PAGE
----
Meta Letter 04 – Simplicity Vs Complexity
Welcome back to another edition of Craving Coffee. I can’t believe it’s been another month, but here we are. In this post I want to talk about website simplicity vs complexity, especially when it comes to static sites vs content management systems (CMS), like WordPress.
There’s been a bit of kerfuffle recently between the WordPress founder, Matt Mullenweg, and the Jamstack community (Jamstack is a term given to static site generators). The TL;DR of the whole thing is that Matt thinks SSGs will never gain mass appeal because of their complicated nature.
I have to say, I think I agree.
I wrote a post about revisiting static site generators where I talk about my other blog, Dad’s Notebook. I’ve been using the Jekyll SSG for that site and for the most part it’s been a fun project. However, that’s a REALLY simple site.
When you start adding other stuff, like newsletters, comment systems and IndieWeb support etc. the whole Jamstack becomes ridiculously difficult to manage.
After publishing my thoughts on the WordPress/Jamstack kafuffle I got some feedback about how SSGs can use a content management system too. While I agree with this, there’s a technical barrier for entry where setting up such a platform is extremely difficult.
Plus, static site CMS tools only allow for adding/editing content, I believe. They don’t allow the user to add features. So WordPress, in the long run, is actually the much simpler solution (in my opinion). What do you think? Reply to this email and let me know.
I won’t waffle anymore on this one, as I’d just be repeating what’s including in the various links above, but what I will say is that I’ve since migrated Dad’s Notebook from Jekyll to WordPress, purely so I can start adding some of the additional features I mention above.
What else have I been up to?
Well, not a lot really. I’ve managed to write a few new posts this month:
- I wrote about why domain squatters are the scum of the earth.
- Then there was the post about static site generators revisited.
- I replaced the images on the MyLight.Website project with a HTML/CSS block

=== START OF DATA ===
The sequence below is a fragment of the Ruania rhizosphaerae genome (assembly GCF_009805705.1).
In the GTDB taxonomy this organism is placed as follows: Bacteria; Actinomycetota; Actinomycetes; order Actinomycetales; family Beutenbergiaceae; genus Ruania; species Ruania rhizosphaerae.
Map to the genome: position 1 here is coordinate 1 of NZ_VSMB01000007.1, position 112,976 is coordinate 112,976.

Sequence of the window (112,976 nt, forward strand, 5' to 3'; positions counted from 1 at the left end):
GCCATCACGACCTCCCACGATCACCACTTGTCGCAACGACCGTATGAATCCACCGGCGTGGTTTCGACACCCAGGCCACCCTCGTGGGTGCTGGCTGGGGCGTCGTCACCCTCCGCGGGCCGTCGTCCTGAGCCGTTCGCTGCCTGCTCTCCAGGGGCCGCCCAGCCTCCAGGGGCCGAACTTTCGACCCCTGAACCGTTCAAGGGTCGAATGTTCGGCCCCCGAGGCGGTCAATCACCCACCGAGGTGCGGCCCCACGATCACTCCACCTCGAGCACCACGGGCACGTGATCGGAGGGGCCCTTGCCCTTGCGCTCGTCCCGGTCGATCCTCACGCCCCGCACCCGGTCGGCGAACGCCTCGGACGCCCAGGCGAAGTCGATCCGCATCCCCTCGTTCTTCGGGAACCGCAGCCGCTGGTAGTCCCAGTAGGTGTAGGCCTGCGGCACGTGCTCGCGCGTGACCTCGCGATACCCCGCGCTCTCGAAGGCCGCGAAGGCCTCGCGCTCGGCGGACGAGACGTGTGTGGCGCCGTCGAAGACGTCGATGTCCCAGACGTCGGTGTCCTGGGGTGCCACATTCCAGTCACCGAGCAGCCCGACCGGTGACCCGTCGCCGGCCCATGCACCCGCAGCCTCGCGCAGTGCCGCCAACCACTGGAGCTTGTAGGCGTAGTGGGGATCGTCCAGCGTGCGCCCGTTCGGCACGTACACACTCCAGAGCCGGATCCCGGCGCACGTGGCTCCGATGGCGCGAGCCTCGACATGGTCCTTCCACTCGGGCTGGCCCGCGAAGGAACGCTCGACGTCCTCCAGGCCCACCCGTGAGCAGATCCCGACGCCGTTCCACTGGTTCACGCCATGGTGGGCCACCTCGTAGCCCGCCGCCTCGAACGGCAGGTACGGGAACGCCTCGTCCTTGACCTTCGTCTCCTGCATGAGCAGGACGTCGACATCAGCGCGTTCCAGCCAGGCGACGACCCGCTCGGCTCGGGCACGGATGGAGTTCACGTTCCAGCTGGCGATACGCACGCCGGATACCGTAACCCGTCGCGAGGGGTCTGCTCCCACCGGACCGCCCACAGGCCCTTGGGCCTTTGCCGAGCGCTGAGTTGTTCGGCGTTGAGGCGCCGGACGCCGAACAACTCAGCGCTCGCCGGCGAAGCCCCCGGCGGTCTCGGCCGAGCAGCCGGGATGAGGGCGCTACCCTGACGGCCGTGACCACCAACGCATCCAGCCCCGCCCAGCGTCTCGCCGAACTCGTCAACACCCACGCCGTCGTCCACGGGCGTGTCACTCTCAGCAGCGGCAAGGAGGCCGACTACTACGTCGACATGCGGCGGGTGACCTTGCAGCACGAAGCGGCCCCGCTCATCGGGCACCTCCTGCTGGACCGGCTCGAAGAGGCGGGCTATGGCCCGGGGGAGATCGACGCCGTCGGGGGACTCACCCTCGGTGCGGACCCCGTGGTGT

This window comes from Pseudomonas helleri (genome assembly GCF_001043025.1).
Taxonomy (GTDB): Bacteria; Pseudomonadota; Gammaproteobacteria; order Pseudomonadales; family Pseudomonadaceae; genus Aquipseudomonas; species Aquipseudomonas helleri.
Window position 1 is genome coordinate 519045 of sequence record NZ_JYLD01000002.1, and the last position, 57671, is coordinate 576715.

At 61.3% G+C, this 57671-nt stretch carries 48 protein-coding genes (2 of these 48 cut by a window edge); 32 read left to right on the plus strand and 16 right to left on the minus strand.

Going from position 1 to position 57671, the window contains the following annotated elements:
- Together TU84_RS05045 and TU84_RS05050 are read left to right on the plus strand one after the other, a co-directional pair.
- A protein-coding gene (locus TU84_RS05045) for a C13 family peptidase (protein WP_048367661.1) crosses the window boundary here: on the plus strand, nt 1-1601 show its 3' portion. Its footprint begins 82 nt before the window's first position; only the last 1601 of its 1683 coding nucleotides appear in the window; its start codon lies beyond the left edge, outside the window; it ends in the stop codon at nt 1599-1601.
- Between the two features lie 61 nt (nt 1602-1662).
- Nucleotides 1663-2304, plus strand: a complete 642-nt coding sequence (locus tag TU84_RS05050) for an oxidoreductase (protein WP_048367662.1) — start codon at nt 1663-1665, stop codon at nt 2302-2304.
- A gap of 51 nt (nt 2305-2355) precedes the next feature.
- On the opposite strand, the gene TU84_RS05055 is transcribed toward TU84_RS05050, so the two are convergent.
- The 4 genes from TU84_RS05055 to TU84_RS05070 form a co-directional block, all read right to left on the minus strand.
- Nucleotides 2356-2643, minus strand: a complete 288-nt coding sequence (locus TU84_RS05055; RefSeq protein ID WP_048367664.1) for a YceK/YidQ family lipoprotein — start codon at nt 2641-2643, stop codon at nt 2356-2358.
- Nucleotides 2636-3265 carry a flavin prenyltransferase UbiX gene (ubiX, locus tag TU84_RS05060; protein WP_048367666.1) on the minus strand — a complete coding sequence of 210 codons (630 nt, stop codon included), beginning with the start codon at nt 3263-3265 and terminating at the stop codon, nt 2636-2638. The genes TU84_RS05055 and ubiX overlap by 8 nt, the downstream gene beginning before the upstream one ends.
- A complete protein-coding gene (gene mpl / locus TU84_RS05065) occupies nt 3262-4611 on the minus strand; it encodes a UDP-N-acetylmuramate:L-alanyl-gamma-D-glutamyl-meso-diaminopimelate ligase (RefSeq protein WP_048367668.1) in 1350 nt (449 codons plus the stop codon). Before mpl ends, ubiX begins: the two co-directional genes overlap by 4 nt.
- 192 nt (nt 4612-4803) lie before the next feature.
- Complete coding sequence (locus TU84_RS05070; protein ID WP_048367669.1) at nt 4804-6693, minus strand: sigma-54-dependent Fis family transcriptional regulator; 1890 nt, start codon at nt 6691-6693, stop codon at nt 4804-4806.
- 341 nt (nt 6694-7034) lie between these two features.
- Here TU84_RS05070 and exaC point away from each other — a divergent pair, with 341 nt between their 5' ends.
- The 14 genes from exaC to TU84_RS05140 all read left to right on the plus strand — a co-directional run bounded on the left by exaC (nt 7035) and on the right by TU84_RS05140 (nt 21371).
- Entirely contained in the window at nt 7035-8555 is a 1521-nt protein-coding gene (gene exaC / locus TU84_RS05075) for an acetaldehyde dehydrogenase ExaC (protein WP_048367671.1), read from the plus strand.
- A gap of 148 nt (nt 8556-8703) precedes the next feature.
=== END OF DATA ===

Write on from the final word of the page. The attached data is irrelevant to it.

- Finally I wrote about the WordPress/Jamstack kafuffle
I’ve also found the time to watch some really interesting TV shows on Netflix.
The Social Dilemma is very good and really makes you think about your exposure online. What I really liked was the way they didn’t really focus on privacy, as most people don’t really care about that. Definitely a good one to watch if you’re into that kind of thing. I’m seriously considering deleting my Twitter and LinkedIn accounts after watching this, so I only have Mastodon left.
The Fall is a story about a serial killer in Northern Ireland. It stars the dude from 50 Shades, Jamie Dornan I think his name is, and Jillian Anderson of X-Files fame. It’s superbly written and has an utterly gripping story. Again, well worth a watch.
Criminal: UK – My wife and I are still watching this, but I believe there are versions of Criminal from all over the globe. The whole thing takes place in a Police interview room and it explores the psychology and techniques that Police use to get the answers they need during an interview. There’s also a healthy amount of dark humour thrown in, which I really appreciated.
Blog of the month
I thought I’d add this to my monthly newsletter, just to give exposure to another blog. They’re always going to personal blog that I enjoy reading. They’re likely going to be tech focussed, but could be about anything to be honest.
This month I’m going to recommend that you check out Jan-Lukas Else’s blog. It’s one of my favourites blogs. I like how he tends to keep his posts short and to the point, just adding his own succinct POV where he feels necessary. But I also like that he follows a lot of other blogs, and through this I’ve managed to find a tonne of other really interesting blogs.
Visit Jan’s blog – https://jlelse.blog/
Wrapping up for September
Ok, I’ve definitely waffled on enough for this month; I really hope you guys are enjoying my monthly waffle. If you have any feedback on what I can improve on, or what I can add to make this newsletter more interesting for you, please reply to this email. Honestly, I’d love to hear your feedback – good or bad.
Until next time folks. Kev, out.